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Cochrane Database of Systematic Reviews

Localization techniques for guided surgical excision of non‐palpable breast lesions

Overview of attention for article published in Cochrane database of systematic reviews, December 2015
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  • In the top 25% of all research outputs scored by Altmetric
  • Good Attention Score compared to outputs of the same age (77th percentile)
  • Average Attention Score compared to outputs of the same age and source

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Localization techniques for guided surgical excision of non‐palpable breast lesions
Published in
Cochrane database of systematic reviews, December 2015
DOI 10.1002/14651858.cd009206.pub2
Pubmed ID

Benjamin KY Chan, Jill A Wiseberg‐Firtell, Ramesh HS Jois, Katrin Jensen, Riccardo A Audisio


Breast cancer is the most common form of cancer and the second leading cause of death amongst women in Europe. Amongst five invasive cancers per 1000 women detected in screening, 2.7 were < 15 mm in diameter; and others reported that over one third of excised breast lesions were clinically occult. The challenge is to accurately locate small non-palpable lesions intraoperatively for optimal therapeutic outcome. A secondary important goal is to remove the smallest amount possible of healthy glandular tissue for optimal cosmesis. Currently the most widely adopted approach (80% in one survey) in guided breast-conserving surgery for excising non-palpable breast lesions is wire-guided localization (WGL). With the clinical setting shifting towards earlier non-palpable breast lesions being detected through screening, we investigated whether the current standard in assisting surgical excision of these lesions, WGL, yields the best therapeutic outcome for women with breast cancer. To assess the therapeutic outcomes of any new form of guided surgical intervention for non-palpable breast lesions against wire-guided localization, the current gold standard. We searched the Cochrane Breast Cancer Group's (CBCG) Specialized Register, MEDLINE (via PubMed), the Cochrane Central Register of Controlled Trials (CENTRAL), and the World Health Organization (WHO) International Clinical Trials Registry Platform (ICTRP) search portal from the earliest available date up to 30 March 2015. We also handsearched recent conference proceedings and sought information from experts in the field. Two review authors, BC and RJ, independently screened by title and abstract the studies we had identified through the search strategy; when this was inconclusive, they examined the full-text article for inclusion. We resolved any discrepancies regarding eligibility by discussion with a third review author, RA. Three review authors, BC, JW, and RJ, independently extracted data using a standardized data sheet. We performed all analyses using Review Manager (RevMan) or the R meta package, and in accordance with the Cochrane Handbook for Systematic Reviews of Interventions. We reported results via a graphical assessment using forest plots showing the study estimates. We considered and discussed additional subgroup and sensitivity analyses. We identified 11 randomized controlled trials (RCTs) that met the inclusion criteria of this Cochrane review and included eight trials in the meta-analyses. Six RCTs compared radioguided occult lesion localization (ROLL) versus WGL, and two RCTs compared radioactive iodine ((125)I) seed localization (RSL) versus WGL. Of the three remaining trials, one RCT compared cryo-assisted techniques (CAL) versus WGL, one compared intraoperative ultrasound-guided lumpectomy (IOUS) versus WGL, and one compared modified ROLL technique in combination with methylene dye (RCML) versus WGL. Of the trials we included in the meta-analysis, there were a total of 1273 participants with non-palpable breast lesions (627 participants (WGL); 443 participants (ROLL); and 203 participants (RSL)). The participant population varied considerably between included trials, which included participants with both non-palpable benign and malignant lesions, and varied in defining clear margins. The included trials did not report any long-term outcomes.In general, the outcomes of WGL, ROLL and RSL were comparable.ROLL demonstrated favourable results in successful localization (risk ratio (RR) 0.60, 95% confidence interval (CI) 0.16 to 2.28; 869 participants; six trials), positive excision margins (RR 0.74, 95% CI 0.42 to 1.29; 517 participants; five trials), and re-operation rates (RR 0.51, 95% CI 0.21 to 1.23; 583 participants; four trials) versus WGL, but none were statistically significant. WGL was significantly superior to RSL in successfully localizing non-palpable lesions (RR 3.85, 95% CI 1.21 to 12.19; 402 participants; two trials). However, for successful excision, ROLL and RSL have comparable outcomes versus WGL (ROLL versus WGL: RR 1.00, 95% CI 0.99 to 1.01; 871 participants; six trials; RSL versus WGL: RR 1.00, 95% CI 0.99 to 1.01; 402 participants; two trials). These findings were similar in that RSL demonstrated favourable results over WGL in positive tumour margins (RR 0.67, 95% CI 0.43 to 1.06; 366 participants; two trials), and re-operation rates (RR 0.80, 95% CI 0.48 to 1.32; 305 participants; one trial) but neither reached statistical significance. In contrast, WGL had fewer postoperative complications to both ROLL (RR 1.18, 95% CI 0.71 to 1.98; 642 participants; four trials) and RSL (RR 1.51, 95% CI 0.75 to 3.03; 305 participants; one trial), although this was also not statistically significant.The overall quality of evidence was good. The main risk of bias amongst included studies consisted of incomplete data sets, selective reporting, and allocation concealment. Interpretation and applicability of this meta-analysis was hindered by the mixed indication of diagnostic versus therapeutic purposes when undertaking WGL, ROLL, or RSL, leading to a high level of mixed pathology in numerous trials. Other limitations include underpowered studies, lack of data in standardized format for meta-analysis, lack of complete data amongst the trials, and absence of long-term data. Owing to a lack of trials in certain localization techniques, we could only draw conclusions about ROLL and RSL versus WGL. There is no clear evidence to support one guided technique for surgically excising a non-palpable breast lesion over another. Results from this Cochrane review support the continued use of WGL as a safe and tested technique that allows for flexibility in selected cases when faced with extensive microcalcification. ROLL and RSL could be offered to patients as a comparable replacement for WGL as they are equally reliable. Other techniques such as IOUS, RCML, and CAL are of academic interest, but recommendation for routine use in the clinical environment and oncological outcomes require further validation. The results of this Cochrane review also stress the need for more fully powered RCTs to evaluate the best technique according to the comprehensive criteria described, with a more consistent and standardized approach in outcome reporting.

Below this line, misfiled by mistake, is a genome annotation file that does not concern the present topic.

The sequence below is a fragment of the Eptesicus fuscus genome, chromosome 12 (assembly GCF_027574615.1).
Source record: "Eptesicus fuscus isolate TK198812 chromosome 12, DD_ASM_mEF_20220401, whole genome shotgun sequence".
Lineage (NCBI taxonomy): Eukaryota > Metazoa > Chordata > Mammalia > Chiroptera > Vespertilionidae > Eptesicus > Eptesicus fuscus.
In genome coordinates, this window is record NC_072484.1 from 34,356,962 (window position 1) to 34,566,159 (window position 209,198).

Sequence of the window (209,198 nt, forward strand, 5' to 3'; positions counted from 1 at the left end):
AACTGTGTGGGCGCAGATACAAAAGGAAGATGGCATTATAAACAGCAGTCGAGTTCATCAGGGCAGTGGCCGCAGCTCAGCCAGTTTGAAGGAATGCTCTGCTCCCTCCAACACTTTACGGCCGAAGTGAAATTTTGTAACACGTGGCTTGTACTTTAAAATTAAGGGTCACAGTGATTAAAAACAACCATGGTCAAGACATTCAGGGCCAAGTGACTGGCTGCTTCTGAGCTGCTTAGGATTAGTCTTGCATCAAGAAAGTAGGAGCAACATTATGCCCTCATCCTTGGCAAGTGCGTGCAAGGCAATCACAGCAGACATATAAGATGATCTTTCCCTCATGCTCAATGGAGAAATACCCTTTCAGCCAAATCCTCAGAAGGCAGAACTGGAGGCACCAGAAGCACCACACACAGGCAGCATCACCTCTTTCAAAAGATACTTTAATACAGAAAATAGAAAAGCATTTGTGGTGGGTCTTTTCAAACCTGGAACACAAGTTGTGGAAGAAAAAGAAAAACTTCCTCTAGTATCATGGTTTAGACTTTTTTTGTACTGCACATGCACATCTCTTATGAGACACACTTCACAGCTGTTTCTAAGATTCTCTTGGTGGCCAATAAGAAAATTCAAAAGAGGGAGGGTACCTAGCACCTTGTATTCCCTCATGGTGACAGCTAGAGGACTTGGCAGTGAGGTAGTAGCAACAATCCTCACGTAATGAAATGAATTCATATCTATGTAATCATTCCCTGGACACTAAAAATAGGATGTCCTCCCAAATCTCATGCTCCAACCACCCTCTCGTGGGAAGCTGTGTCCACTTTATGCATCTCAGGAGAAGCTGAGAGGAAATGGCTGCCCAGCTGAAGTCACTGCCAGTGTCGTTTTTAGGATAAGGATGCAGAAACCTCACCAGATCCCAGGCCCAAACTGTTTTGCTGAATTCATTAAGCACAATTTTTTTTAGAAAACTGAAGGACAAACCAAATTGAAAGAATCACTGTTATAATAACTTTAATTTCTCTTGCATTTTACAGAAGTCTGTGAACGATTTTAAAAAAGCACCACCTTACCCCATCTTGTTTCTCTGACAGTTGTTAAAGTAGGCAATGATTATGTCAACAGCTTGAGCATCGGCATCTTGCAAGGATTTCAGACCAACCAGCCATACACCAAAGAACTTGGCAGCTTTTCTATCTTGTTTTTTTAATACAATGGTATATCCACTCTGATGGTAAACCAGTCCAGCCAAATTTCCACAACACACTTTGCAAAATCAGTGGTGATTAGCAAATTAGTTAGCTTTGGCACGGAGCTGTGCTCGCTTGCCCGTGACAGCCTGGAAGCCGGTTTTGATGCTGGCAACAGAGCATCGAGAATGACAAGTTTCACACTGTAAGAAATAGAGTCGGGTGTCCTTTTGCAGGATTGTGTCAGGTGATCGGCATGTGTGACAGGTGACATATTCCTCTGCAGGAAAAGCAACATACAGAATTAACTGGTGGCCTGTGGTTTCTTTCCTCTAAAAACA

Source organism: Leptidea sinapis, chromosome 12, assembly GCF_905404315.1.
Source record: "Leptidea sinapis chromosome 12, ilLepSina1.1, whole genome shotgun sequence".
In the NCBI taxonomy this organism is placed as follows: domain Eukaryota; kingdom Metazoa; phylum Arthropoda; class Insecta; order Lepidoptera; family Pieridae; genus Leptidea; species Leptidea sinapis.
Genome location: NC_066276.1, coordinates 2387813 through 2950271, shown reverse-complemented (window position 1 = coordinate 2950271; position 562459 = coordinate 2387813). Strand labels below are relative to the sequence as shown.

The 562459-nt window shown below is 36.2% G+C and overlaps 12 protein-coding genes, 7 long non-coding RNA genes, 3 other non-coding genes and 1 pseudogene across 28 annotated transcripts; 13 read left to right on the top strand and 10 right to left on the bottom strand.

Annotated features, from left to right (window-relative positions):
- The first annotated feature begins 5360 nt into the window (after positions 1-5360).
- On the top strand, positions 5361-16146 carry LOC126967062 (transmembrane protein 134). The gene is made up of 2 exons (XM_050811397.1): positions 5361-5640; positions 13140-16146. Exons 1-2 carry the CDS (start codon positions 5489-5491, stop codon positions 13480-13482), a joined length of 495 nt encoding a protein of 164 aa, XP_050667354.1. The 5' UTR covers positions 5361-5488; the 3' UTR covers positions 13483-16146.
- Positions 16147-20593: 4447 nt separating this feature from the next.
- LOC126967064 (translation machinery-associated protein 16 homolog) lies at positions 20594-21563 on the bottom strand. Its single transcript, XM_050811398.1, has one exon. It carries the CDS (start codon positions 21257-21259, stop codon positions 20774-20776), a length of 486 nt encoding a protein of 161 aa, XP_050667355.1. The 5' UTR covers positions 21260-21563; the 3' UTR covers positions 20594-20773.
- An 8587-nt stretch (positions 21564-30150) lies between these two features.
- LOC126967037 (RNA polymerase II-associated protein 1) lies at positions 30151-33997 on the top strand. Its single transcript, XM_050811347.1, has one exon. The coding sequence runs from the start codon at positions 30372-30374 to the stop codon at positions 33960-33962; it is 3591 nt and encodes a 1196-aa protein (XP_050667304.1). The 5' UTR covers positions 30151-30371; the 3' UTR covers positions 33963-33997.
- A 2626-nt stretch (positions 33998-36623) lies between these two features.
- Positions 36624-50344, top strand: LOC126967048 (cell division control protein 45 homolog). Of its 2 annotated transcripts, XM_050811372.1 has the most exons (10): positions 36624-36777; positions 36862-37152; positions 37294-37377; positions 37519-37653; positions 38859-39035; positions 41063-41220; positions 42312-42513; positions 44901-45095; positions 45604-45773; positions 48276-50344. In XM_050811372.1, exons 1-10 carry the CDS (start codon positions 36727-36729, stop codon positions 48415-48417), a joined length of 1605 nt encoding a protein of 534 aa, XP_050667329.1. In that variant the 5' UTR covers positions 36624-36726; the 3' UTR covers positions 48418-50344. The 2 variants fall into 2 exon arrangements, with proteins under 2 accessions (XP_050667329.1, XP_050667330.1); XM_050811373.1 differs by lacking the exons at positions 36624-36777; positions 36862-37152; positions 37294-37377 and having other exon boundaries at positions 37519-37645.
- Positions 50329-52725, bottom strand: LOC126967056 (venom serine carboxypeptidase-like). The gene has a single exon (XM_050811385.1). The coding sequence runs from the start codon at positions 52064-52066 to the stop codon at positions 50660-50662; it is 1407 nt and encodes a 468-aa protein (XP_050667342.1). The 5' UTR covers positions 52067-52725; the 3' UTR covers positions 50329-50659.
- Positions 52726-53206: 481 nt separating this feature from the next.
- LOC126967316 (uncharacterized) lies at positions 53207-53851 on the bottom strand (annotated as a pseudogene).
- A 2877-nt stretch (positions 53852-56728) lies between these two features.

X Demographics

X Demographics

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Mendeley readers

Mendeley readers

The data shown below were compiled from readership statistics for 331 Mendeley readers of this research output. Click here to see the associated Mendeley record.

Geographical breakdown

Country Count As %
Spain 1 <1%
Canada 1 <1%
Unknown 329 99%

Demographic breakdown

Readers by professional status Count As %
Researcher 42 13%
Student > Master 40 12%
Other 28 8%
Student > Bachelor 28 8%
Student > Ph. D. Student 20 6%
Other 61 18%
Unknown 112 34%
Readers by discipline Count As %
Medicine and Dentistry 128 39%
Nursing and Health Professions 24 7%
Biochemistry, Genetics and Molecular Biology 11 3%
Social Sciences 6 2%
Computer Science 5 2%
Other 33 10%
Unknown 124 37%
Attention Score in Context

Attention Score in Context

This research output has an Altmetric Attention Score of 6. This is our high-level measure of the quality and quantity of online attention that it has received. This Attention Score, as well as the ranking and number of research outputs shown below, was calculated when the research output was last mentioned on 01 April 2019.
All research outputs
of 25,457,858 outputs
Outputs from Cochrane database of systematic reviews
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Outputs of similar age
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Outputs of similar age from Cochrane database of systematic reviews
of 246 outputs
Altmetric has tracked 25,457,858 research outputs across all sources so far. Compared to these this one has done well and is in the 75th percentile: it's in the top 25% of all research outputs ever tracked by Altmetric.
So far Altmetric has tracked 11,842 research outputs from this source. They typically receive a lot more attention than average, with a mean Attention Score of 38.9. This one is in the 33rd percentile – i.e., 33% of its peers scored the same or lower than it.